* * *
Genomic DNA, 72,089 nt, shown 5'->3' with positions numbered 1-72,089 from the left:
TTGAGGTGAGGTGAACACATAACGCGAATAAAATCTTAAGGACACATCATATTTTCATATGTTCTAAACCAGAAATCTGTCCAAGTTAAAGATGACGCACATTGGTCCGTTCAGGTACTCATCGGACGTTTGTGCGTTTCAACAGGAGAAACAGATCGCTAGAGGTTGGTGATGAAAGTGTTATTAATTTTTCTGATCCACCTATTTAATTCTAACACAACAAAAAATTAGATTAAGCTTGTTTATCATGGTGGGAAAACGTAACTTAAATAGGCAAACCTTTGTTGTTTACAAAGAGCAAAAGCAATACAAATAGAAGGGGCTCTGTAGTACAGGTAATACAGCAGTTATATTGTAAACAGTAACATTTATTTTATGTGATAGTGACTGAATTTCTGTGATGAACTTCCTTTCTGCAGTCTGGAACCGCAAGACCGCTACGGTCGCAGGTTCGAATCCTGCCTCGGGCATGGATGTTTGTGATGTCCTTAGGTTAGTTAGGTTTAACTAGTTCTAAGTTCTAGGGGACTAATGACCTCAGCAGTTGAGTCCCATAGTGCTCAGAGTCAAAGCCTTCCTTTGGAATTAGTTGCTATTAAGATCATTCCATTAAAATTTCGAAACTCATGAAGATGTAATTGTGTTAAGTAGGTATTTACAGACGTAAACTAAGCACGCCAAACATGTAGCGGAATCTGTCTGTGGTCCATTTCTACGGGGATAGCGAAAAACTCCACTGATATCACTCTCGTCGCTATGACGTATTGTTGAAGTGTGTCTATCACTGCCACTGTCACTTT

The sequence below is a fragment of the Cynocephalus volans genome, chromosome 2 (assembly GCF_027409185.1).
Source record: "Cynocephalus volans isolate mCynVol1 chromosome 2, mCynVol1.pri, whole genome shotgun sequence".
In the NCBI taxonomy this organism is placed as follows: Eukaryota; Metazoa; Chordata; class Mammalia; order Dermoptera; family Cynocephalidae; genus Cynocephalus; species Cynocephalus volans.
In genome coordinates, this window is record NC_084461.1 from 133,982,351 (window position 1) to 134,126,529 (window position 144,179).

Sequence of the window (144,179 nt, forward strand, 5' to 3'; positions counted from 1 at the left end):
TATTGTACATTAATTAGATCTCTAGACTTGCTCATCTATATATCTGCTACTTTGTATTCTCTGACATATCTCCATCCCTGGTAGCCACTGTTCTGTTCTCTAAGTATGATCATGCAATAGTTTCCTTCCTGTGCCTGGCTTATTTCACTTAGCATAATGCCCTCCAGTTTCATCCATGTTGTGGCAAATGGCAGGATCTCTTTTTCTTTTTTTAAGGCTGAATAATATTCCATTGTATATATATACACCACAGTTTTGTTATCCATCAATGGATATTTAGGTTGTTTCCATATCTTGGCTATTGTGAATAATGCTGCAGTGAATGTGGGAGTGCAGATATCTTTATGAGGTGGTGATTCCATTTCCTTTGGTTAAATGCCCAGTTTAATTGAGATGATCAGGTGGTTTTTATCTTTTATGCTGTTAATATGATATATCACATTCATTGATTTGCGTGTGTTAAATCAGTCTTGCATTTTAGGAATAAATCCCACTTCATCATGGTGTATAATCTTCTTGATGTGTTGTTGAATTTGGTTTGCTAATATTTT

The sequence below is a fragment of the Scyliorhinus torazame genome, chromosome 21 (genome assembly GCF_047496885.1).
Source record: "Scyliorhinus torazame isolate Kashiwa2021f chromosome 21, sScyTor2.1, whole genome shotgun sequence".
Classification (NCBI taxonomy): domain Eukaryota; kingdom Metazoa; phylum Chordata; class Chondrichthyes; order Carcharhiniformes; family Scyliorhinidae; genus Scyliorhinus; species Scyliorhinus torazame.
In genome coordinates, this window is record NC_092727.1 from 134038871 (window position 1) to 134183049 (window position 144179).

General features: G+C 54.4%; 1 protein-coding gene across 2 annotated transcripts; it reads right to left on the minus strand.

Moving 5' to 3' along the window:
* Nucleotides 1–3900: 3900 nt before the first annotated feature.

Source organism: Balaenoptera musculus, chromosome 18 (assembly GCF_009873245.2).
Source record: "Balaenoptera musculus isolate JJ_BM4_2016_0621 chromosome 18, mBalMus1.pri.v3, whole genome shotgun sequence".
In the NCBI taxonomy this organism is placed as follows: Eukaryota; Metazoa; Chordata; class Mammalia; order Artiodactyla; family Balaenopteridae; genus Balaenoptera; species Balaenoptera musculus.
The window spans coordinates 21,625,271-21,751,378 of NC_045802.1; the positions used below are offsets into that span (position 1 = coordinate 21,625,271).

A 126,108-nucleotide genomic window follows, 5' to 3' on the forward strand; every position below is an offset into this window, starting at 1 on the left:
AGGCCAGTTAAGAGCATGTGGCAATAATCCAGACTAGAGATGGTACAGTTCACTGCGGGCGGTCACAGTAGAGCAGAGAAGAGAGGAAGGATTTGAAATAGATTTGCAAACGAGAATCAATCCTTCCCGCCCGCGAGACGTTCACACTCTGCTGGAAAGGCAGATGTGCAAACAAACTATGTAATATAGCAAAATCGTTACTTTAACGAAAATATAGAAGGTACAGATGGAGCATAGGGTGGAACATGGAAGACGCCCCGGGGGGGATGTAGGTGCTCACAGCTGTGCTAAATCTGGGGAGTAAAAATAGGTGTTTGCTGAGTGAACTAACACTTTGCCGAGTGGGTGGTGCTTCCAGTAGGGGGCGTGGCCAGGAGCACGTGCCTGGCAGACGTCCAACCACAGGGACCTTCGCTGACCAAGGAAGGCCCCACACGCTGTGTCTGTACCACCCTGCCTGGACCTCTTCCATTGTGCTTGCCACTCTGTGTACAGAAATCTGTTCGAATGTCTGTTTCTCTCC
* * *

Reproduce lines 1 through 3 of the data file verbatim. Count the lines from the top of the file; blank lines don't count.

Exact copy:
Genomic DNA, 72,089 nt, shown 5'->3' with positions numbered 1-72,089 from the left:
TTGAGGTGAGGTGAACACATAACGCGAATAAAATCTTAAGGACACATCATATTTTCATATGTTCTAAACCAGAAATCTGTCCAAGTTAAAGATGACGCACATTGGTCCGTTCAGGTACTCATCGGACGTTTGTGCGTTTCAACAGGAGAAACAGATCGCTAGAGGTTGGTGATGAAAGTGTTATTAATTTTTCTGATCCACCTATTTAATTCTAACACAACAAAAAATTAGATTAAGCTTGTTTATCATGGTGGGAAAACGTAACTTAAATAGGCAAACCTTTGTTGTTTACAAAGAGCAAAAGCAATACAAATAGAAGGGGCTCTGTAGTACAGGTAATACAGCAGTTATATTGTAAACAGTAACATTTATTTTATGTGATAGTGACTGAATTTCTGTGATGAACTTCCTTTCTGCAGTCTGGAACCGCAAGACCGCTACGGTCGCAGGTTCGAATCCTGCCTCGGGCATGGATGTTTGTGATGTCCTTAGGTTAGTTAGGTTTAACTAGTTCTAAGTTCTAGGGGACTAATGACCTCAGCAGTTGAGTCCCATAGTGCTCAGAGTCAAAGCCTTCCTTTGGAATTAGTTGCTATTAAGATCATTCCATTAAAATTTCGAAACTCATGAAGATGTAATTGTGTTAAGTAGGTATTTACAGACGTAAACTAAGCACGCCAAACATGTAGCGGAATCTGTCTGTGGTCCATTTCTACGGGGATAGCGAAAAACTCCACTGATATCACTCTCGTCGCTATGACGTATTGTTGAAGTGTGTCTATCACTGCCACTGTCACTTT

The sequence below is a fragment of the Cynocephalus volans genome, chromosome 2 (assembly GCF_027409185.1).